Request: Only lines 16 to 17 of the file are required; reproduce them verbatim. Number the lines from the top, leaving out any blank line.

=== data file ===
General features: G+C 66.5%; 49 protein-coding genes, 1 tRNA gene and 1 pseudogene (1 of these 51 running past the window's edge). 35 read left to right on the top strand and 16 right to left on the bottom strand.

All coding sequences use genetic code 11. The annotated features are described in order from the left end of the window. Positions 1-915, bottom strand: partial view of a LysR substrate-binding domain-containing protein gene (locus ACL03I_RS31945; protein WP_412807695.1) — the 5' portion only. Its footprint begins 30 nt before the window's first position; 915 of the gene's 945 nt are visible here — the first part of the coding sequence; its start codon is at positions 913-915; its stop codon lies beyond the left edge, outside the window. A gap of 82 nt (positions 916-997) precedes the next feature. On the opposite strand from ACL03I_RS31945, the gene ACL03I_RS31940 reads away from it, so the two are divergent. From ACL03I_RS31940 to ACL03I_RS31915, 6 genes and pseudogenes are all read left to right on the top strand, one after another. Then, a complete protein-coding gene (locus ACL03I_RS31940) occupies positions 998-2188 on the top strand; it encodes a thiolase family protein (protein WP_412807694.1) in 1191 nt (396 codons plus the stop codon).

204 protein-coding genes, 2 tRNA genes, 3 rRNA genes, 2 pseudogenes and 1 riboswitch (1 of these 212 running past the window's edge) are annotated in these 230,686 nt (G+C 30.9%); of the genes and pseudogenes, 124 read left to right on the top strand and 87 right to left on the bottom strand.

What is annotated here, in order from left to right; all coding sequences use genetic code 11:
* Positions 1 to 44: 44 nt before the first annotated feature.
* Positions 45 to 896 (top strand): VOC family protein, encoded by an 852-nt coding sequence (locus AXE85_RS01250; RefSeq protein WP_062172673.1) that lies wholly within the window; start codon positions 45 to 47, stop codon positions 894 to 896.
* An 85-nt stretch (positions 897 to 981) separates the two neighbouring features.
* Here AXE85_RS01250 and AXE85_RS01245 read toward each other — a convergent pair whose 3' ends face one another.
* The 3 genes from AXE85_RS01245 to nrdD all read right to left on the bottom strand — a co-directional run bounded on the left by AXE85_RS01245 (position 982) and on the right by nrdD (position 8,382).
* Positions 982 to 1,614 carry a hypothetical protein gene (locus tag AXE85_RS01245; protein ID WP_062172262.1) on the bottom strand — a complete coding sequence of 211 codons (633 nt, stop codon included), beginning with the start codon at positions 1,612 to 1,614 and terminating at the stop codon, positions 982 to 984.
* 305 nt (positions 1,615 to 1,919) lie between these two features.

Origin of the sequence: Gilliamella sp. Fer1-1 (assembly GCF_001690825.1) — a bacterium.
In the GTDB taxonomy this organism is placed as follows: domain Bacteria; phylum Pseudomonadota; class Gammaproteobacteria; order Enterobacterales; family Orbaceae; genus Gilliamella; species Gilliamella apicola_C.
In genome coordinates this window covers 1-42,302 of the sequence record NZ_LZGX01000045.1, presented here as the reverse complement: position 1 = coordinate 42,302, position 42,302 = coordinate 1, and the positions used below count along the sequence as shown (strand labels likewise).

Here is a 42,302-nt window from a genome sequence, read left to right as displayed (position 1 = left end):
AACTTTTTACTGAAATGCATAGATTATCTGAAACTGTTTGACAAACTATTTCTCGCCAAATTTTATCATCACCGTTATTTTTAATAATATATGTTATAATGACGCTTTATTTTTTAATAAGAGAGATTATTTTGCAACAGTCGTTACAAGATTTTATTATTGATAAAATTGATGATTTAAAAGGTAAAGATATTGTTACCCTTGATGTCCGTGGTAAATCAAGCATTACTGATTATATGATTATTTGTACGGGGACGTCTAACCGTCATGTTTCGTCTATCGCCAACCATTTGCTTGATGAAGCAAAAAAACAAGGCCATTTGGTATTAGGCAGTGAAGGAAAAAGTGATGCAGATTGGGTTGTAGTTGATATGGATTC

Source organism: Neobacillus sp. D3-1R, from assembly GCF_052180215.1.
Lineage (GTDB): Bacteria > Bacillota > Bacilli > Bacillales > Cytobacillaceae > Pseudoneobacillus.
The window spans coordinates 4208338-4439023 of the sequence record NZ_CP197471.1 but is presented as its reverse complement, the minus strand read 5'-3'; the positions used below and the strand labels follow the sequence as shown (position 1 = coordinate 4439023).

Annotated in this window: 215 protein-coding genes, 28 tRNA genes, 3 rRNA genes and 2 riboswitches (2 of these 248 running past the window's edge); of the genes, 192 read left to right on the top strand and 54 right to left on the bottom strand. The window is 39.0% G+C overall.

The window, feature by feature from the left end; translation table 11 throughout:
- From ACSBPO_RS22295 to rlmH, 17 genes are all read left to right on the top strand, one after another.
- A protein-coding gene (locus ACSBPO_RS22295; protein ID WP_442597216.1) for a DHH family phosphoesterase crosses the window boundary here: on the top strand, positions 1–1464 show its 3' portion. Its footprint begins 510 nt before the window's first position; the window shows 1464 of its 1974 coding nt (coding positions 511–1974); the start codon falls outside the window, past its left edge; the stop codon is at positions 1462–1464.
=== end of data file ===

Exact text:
AACTTTTTACTGAAATGCATAGATTATCTGAAACTGTTTGACAAACTATTTCTCGCCAAATTTTATCATCACCGTTATTTTTAATAATATATGTTATAATGACGCTTTATTTTTTAATAAGAGAGATTATTTTGCAACAGTCGTTACAAGATTTTATTATTGATAAAATTGATGATTTAAAAGGTAAAGATATTGTTACCCTTGATGTCCGTGGTAAATCAAGCATTACTGATTATATGATTATTTGTACGGGGACGTCTAACCGTCATGTTTCGTCTATCGCCAACCATTTGCTTGATGAAGCAAAAAAACAAGGCCATTTGGTATTAGGCAGTGAAGGAAAAAGTGATGCAGATTGGGTTGTAGTTGATATGGATTC

Source organism: Neobacillus sp. D3-1R, from assembly GCF_052180215.1.